Understanding customers

When CEO’s and business owners get back to basics, roll their sleeves up and visit  customers the knowledge learnt is immense often contributing towards considerable additional business.  FCG Consultancy’s Jonathan Wainwright explains why using a third party organisation to facilitate this brings dividends……

The first thing to appreciate is that, despite what they may say, customer facing teams are generally wary about this kind of customer survey. 

They are perceived as of little benefit to them and they will become wary as they have a habit of highlighting to the senior team their shortcomings.  This means that if they are involved in the process they tend to be highly selective, including ‘Pet’ customers who will support them or alternatively try to drag the activity out stalling progress. 

Furthermore, to protect their interests they may also wish to join the meeting which then means that the likelihood of anything meaningful coming out of it is practically zero, apart from a nice warm feeling. 

The truth of the matter is that this exercise is only fruitful when skeletons come out of the cupboard and can be addressed.  All things being equal on the product or service stakes, these are generally the reasons why customers don’t repeat purchase, stop buying additional products or place bigger, more lucrative orders with competitors.

These are the key areas to explore……..

  1. Outline SWOT to identify purchase triggers and lost opportunity within the customer base.  This gives an unbiased snapshot and change indicators to put to the test
  2. KPI’s and sales audit to identify the accounts, which on paper, present the best opportunity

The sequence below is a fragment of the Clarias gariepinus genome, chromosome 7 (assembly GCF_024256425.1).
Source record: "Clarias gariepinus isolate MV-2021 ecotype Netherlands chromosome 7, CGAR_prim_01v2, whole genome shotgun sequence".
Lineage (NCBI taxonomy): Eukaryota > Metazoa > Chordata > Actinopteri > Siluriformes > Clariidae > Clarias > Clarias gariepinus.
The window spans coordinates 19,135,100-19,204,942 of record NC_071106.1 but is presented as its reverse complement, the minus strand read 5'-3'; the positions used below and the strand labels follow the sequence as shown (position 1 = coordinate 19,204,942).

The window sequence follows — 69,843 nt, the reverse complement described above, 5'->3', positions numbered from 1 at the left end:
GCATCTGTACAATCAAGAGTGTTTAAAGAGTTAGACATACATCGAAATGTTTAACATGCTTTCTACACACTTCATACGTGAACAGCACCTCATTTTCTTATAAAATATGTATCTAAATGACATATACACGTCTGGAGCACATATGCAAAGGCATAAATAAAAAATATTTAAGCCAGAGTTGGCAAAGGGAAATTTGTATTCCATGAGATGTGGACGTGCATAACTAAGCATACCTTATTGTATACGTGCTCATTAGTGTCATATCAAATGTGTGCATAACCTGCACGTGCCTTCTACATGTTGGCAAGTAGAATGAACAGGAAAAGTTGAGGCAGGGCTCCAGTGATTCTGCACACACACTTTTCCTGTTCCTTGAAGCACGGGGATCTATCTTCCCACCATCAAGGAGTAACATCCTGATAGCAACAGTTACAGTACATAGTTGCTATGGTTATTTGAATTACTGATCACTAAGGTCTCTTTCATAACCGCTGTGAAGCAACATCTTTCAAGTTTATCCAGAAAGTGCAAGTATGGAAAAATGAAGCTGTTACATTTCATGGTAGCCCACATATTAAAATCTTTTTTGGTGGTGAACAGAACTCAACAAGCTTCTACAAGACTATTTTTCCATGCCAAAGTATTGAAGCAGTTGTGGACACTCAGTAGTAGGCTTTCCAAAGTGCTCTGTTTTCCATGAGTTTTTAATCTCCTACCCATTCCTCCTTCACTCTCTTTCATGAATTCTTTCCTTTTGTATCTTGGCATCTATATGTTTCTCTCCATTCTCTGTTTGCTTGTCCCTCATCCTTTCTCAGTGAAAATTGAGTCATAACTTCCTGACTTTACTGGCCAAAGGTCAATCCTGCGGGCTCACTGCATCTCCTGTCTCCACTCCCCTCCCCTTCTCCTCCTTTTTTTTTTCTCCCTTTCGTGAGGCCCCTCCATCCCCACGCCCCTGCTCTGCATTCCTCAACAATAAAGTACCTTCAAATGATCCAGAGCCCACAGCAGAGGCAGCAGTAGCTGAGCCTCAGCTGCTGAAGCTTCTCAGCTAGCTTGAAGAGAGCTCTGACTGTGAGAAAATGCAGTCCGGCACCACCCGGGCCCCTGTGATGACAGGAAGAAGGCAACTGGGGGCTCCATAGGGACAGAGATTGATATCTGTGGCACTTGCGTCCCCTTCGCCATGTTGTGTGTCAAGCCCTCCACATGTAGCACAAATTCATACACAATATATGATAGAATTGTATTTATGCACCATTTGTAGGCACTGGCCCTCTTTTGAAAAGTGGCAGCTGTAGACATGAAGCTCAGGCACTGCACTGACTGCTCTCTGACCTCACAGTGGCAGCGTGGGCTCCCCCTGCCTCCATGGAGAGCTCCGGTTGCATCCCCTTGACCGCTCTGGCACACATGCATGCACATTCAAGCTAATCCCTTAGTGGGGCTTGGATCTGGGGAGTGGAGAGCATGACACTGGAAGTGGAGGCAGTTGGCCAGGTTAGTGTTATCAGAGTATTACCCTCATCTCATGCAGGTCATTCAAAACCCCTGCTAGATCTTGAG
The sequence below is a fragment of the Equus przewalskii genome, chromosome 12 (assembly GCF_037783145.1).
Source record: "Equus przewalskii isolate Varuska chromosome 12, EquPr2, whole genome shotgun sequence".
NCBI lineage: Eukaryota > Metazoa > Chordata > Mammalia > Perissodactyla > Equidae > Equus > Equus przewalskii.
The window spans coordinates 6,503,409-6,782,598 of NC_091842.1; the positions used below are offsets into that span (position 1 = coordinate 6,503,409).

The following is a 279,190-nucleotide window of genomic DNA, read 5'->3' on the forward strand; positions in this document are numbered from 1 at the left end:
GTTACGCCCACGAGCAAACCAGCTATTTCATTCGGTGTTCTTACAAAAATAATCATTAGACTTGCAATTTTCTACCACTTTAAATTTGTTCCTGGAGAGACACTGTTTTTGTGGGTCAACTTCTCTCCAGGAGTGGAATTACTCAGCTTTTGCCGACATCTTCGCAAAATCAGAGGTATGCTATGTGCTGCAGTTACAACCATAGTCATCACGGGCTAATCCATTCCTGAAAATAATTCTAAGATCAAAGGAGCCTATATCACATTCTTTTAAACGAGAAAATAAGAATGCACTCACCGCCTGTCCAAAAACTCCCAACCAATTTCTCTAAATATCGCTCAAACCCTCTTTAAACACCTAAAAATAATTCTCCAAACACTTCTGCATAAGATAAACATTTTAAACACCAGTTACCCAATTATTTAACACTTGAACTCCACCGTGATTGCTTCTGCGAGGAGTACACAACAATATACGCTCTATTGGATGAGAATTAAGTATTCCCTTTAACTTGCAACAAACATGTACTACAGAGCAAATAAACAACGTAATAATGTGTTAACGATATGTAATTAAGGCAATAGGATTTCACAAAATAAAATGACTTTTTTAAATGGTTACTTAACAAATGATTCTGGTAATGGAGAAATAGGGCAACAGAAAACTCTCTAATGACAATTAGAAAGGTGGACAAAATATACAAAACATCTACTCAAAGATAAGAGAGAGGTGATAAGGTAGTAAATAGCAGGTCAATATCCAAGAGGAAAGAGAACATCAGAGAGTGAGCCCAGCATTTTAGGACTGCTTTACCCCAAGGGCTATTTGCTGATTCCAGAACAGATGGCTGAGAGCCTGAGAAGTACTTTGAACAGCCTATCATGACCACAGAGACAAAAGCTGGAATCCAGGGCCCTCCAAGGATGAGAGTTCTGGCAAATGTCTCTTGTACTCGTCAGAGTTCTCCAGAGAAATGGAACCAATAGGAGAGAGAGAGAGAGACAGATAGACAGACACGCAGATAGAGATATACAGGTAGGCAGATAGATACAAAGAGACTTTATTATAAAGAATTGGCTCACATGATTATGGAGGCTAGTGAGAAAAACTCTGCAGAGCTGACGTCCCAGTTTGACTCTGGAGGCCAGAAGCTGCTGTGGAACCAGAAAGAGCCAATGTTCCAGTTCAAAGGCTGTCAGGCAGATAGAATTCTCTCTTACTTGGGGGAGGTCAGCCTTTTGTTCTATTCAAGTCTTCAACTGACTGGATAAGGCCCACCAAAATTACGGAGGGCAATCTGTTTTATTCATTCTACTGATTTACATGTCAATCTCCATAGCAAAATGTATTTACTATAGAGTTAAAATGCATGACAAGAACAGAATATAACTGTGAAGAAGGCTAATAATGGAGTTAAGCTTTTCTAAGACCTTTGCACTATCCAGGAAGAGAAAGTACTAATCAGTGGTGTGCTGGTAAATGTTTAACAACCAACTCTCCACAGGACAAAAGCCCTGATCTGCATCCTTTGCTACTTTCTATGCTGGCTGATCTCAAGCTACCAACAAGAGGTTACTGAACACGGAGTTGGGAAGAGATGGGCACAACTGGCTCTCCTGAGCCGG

3. Help select the organisations to include within the process
  4. Prepare questionnaire/discussion document for use at meetings, to make sure that no stone is left unturned
  5. How to positioning the process to customers, so that they see it as a benefit to them, helping improve their perception of their business
  6. Meetings/telephone appointment logistics/transport
  7. Pre-qualification of customer prior to the visit to identify any information that would be of help to them prior to the meeting and to place the event
  8. Support during the process as an independent research organisation which means that difficult questions maybe asked without sidetracking the conversation into a complete can of worms
  9. Provide a follow-up report amalgamating the data and creating an ‘Action’ list for follow-up activity as required
  10. Customer follow-up communication and offer to thank them for their time, for example free additional product with an order.

They are relatively inexpensive and quick to complete and in an unsettled market place can provide invaluable customer information and competitor intelligence.  And also achieve orders!

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